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Old 03-14-2019, 10:08 AM   #1
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Smaller 220v supply for shore power

All,

I have 220 power at my dock for a lift and would like to use that power to supply shore power to my trawler that is set up for a 50a 220 service.

However, the wiring I have on the dock won't support 50a, and will more likely only support 30a.

Is there anything I'm missing in setting up a 220v 30 plug for my shore power?

Sure I realize that I won't be able to run everything, and wouldn't have the need to. The main goal is to simply keep the batteries charged. Would like to have AC for those few summer nights when we occupy the boat overnight. AC specs for breaker are 20a to 14a for the 16btu unit, and 15a to 10a for the 12btu unit. Need to check the sizes of the breakers.

No need to ever run the grill, stove or high draw stuff, with the exception of rarely running the AC.


Thoughts?
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Old 03-14-2019, 10:34 AM   #2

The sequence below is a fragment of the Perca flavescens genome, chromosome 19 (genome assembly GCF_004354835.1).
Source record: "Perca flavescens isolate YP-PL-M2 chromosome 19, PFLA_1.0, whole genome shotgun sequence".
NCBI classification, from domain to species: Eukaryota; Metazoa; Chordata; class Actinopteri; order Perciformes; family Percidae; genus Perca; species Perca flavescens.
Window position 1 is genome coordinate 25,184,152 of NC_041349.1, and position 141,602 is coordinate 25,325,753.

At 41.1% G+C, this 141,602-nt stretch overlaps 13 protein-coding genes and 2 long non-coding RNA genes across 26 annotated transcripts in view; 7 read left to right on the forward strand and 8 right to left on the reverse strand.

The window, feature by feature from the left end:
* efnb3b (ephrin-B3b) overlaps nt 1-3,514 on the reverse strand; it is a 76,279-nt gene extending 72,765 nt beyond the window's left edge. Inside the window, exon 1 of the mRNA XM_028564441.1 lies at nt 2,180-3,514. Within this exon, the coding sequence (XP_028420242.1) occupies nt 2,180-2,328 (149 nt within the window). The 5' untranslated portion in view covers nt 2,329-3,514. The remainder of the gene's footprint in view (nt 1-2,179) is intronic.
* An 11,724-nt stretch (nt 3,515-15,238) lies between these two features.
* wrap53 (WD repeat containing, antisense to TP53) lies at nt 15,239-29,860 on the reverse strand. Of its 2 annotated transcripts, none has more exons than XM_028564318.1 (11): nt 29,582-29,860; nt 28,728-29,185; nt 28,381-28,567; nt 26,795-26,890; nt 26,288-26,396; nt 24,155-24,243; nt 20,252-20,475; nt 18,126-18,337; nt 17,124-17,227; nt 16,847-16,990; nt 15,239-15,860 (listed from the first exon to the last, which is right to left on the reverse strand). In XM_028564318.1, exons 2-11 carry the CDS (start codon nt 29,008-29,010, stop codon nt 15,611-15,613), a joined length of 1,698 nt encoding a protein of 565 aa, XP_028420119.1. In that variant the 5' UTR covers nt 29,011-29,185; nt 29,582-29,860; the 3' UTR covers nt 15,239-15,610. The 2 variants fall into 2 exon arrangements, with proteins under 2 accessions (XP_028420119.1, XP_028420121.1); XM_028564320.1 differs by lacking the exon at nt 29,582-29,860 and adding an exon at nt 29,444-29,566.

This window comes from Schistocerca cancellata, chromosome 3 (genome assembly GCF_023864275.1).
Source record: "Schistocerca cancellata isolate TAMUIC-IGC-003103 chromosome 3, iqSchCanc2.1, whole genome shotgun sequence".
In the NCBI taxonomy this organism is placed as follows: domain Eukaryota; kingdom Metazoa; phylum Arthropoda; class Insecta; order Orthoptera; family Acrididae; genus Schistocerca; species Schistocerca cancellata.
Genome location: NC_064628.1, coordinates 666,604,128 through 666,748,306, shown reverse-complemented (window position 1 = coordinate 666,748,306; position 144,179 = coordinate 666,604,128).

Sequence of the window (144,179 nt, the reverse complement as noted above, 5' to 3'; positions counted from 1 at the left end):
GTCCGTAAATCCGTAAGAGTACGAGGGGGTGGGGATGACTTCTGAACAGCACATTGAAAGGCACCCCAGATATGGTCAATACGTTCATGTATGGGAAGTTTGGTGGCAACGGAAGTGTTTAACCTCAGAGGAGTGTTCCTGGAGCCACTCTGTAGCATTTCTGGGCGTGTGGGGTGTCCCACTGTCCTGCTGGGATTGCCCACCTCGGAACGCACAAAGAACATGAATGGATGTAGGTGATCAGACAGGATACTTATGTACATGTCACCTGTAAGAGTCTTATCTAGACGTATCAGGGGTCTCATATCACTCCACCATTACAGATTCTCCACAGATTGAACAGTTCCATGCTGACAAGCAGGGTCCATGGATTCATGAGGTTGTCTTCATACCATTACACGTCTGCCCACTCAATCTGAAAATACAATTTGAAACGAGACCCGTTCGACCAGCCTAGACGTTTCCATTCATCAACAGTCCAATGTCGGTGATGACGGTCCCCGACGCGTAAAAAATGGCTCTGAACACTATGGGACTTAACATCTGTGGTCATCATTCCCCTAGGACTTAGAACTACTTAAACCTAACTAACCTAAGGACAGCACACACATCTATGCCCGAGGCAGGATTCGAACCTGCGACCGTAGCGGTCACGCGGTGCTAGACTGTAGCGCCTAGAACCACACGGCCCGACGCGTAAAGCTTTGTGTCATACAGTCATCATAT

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I don't see a big issue as far as overcurrent protection. Your dock breaker must be 30A, and needs to be verified, along with the wire size (10AWG). A 30A rated dock lift at 240V is quite large...

Is this going to feed a isolation transformer in the boat? Do you have a 3 or 4 pin shore power inlet?
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Old 03-14-2019, 11:56 AM   #3
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Diver Dave,

Yes, forgot to mention, My boat requires 220v as an input, which runs through a Charles 93-IXFMR12I-A Isolation Transformer, then into the boat.

If I could just put a simple 110v supply to charge the batteries, I'd probably do that. However, nice to have the extra power for the AC, a dehumidifier, and little things.

It's wired with #10 wire. The boat plug is a 230a 50, three prong. A bit confusing as I'm not sure where to tie in the ground.

However, I'll have a marine electrician overlooking this.

Just want to get my ducks in a row.
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Old 03-14-2019, 12:04 PM   #4
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That's a nice xfrmr. 235 lbs of it! As you already know, it will make 120 x 2 on the secondary.